||Jazz, bebop, hard bop, modal jazz, avant-garde jazz, free jazz, impressionist music
||early 1960s New York City
||Drums, saxophone, trumpet, trombone, clarinet, piano, double bass
Post-bop is a form of small-combo jazz music that evolved in the early-to-mid sixties. The genre's origins lie in seminal work by John Coltrane, Miles Davis, Bill Evans, Charles Mingus, Wayne Shorter and Herbie Hancock. Generally, the term post-bop is taken to mean jazz from the mid-sixties onward that assimilates influence from hard bop, modal jazz, the avant-garde, and free jazz, without necessarily being immediately identifiable as any of the above. The term is a fairly recent coinage and (like "Northern soul") was not in common use while the genre was active.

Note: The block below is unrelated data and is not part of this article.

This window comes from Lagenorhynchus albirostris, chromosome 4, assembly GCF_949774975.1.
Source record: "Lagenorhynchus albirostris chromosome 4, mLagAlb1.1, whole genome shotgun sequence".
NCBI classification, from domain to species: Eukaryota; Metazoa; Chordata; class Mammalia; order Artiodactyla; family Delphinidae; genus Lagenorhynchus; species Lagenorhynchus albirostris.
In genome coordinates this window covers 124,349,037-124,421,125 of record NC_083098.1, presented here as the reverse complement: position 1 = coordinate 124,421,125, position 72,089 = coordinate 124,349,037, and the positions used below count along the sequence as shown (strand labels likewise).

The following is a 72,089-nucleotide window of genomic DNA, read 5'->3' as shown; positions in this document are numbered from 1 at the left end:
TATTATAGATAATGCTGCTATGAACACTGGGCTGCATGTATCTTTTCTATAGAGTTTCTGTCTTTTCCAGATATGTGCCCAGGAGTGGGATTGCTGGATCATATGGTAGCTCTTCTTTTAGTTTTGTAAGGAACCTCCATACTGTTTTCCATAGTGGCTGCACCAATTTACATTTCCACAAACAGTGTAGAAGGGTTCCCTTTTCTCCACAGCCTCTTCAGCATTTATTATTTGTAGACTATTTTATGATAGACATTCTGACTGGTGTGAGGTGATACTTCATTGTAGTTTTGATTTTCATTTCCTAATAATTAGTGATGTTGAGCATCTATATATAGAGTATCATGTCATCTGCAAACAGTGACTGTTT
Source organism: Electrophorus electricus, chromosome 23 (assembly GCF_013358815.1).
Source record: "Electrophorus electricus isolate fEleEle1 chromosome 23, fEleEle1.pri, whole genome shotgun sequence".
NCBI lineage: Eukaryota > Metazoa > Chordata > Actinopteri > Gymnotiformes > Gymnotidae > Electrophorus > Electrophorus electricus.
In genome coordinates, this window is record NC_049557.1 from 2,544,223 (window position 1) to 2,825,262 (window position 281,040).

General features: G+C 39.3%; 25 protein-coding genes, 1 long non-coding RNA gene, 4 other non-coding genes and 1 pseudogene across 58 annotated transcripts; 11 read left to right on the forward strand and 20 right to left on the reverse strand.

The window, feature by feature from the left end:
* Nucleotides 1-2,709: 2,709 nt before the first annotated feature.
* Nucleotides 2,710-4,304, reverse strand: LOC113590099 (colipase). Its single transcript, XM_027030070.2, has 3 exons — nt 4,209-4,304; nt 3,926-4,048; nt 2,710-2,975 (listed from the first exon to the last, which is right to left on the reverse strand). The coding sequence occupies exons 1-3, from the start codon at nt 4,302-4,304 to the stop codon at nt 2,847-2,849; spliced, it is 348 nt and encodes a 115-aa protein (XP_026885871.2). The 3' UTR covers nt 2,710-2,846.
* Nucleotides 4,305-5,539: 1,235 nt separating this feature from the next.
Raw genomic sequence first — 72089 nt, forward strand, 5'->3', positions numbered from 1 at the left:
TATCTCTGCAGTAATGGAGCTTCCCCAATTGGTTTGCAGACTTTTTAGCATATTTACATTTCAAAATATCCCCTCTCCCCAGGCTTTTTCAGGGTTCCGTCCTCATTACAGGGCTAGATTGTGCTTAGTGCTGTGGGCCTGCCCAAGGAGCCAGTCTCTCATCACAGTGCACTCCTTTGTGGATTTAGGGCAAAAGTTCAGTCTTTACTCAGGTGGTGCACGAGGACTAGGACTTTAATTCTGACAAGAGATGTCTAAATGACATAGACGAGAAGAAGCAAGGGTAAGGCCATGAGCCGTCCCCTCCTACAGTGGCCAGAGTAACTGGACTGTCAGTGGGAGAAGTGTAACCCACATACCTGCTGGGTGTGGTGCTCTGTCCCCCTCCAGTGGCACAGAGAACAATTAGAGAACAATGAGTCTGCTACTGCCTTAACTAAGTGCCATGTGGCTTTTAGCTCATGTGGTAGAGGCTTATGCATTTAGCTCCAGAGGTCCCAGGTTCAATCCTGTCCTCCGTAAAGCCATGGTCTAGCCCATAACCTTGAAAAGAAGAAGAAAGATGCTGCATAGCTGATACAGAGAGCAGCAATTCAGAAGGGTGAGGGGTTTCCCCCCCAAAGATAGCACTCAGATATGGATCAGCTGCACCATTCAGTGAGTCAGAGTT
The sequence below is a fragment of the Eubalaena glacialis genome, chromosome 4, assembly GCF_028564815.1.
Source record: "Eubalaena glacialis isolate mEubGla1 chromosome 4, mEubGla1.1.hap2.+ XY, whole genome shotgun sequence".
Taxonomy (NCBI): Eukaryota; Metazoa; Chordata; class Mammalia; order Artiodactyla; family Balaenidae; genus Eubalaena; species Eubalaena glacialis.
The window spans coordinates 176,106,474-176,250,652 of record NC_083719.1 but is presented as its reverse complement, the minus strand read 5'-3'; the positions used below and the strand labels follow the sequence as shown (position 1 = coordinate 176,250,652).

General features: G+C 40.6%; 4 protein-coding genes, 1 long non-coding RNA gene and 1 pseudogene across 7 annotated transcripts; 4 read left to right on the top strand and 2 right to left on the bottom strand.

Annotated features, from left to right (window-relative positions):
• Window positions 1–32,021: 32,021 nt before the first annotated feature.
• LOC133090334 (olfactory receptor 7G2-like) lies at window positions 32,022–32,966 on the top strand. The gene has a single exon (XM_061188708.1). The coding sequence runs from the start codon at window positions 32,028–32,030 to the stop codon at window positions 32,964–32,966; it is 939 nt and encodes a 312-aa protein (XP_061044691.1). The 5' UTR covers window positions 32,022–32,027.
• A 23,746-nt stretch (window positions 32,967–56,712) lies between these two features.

Much "post-bop" was recorded on Blue Note Records. Key albums include Speak No Evil by Wayne Shorter; The Real McCoy by McCoy Tyner; Out to Lunch by Eric Dolphy; Miles Smiles by Miles Davis; Maiden Voyage by Herbie Hancock; and Search for the New Land by Lee Morgan (an artist not typically associated with the post-bop genre). Most post-bop artists worked in other genres as well, with a particularly strong overlap with later hard bop.
By the early seventies, most of the major post-bop artists had moved on to jazz fusion of one form or another.
Partial list of musicians or groups linked to post-bop 
See also 
External links